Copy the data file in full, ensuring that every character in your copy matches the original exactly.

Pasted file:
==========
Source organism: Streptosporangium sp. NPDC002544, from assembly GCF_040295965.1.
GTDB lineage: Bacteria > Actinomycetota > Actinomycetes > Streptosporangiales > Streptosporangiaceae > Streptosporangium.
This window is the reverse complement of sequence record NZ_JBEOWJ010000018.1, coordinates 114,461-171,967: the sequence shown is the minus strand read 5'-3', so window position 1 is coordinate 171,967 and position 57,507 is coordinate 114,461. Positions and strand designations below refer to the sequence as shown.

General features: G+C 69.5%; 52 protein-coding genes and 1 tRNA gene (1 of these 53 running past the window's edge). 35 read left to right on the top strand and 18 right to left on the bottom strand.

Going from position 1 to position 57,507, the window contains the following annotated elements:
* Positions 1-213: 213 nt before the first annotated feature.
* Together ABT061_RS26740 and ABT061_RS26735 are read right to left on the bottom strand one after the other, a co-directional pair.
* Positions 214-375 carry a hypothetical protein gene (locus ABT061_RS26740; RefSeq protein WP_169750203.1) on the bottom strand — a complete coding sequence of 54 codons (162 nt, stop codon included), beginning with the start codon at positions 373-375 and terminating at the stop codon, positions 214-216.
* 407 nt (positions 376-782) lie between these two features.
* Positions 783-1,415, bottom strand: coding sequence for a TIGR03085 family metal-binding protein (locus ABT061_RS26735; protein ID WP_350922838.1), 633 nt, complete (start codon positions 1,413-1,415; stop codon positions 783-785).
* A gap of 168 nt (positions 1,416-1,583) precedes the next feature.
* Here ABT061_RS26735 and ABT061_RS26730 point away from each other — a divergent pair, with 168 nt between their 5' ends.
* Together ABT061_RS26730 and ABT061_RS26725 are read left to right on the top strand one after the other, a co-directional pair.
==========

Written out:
Source organism: Streptosporangium sp. NPDC002544, from assembly GCF_040295965.1.
GTDB lineage: Bacteria > Actinomycetota > Actinomycetes > Streptosporangiales > Streptosporangiaceae > Streptosporangium.
This window is the reverse complement of sequence record NZ_JBEOWJ010000018.1, coordinates 114,461-171,967: the sequence shown is the minus strand read 5'-3', so window position 1 is coordinate 171,967 and position 57,507 is coordinate 114,461. Positions and strand designations below refer to the sequence as shown.

General features: G+C 69.5%; 52 protein-coding genes and 1 tRNA gene (1 of these 53 running past the window's edge). 35 read left to right on the top strand and 18 right to left on the bottom strand.

Going from position 1 to position 57,507, the window contains the following annotated elements:
* Positions 1-213: 213 nt before the first annotated feature.
* Together ABT061_RS26740 and ABT061_RS26735 are read right to left on the bottom strand one after the other, a co-directional pair.
* Positions 214-375 carry a hypothetical protein gene (locus ABT061_RS26740; RefSeq protein WP_169750203.1) on the bottom strand — a complete coding sequence of 54 codons (162 nt, stop codon included), beginning with the start codon at positions 373-375 and terminating at the stop codon, positions 214-216.
* 407 nt (positions 376-782) lie between these two features.
* Positions 783-1,415, bottom strand: coding sequence for a TIGR03085 family metal-binding protein (locus ABT061_RS26735; protein ID WP_350922838.1), 633 nt, complete (start codon positions 1,413-1,415; stop codon positions 783-785).
* A gap of 168 nt (positions 1,416-1,583) precedes the next feature.
* Here ABT061_RS26735 and ABT061_RS26730 point away from each other — a divergent pair, with 168 nt between their 5' ends.
* Together ABT061_RS26730 and ABT061_RS26725 are read left to right on the top strand one after the other, a co-directional pair.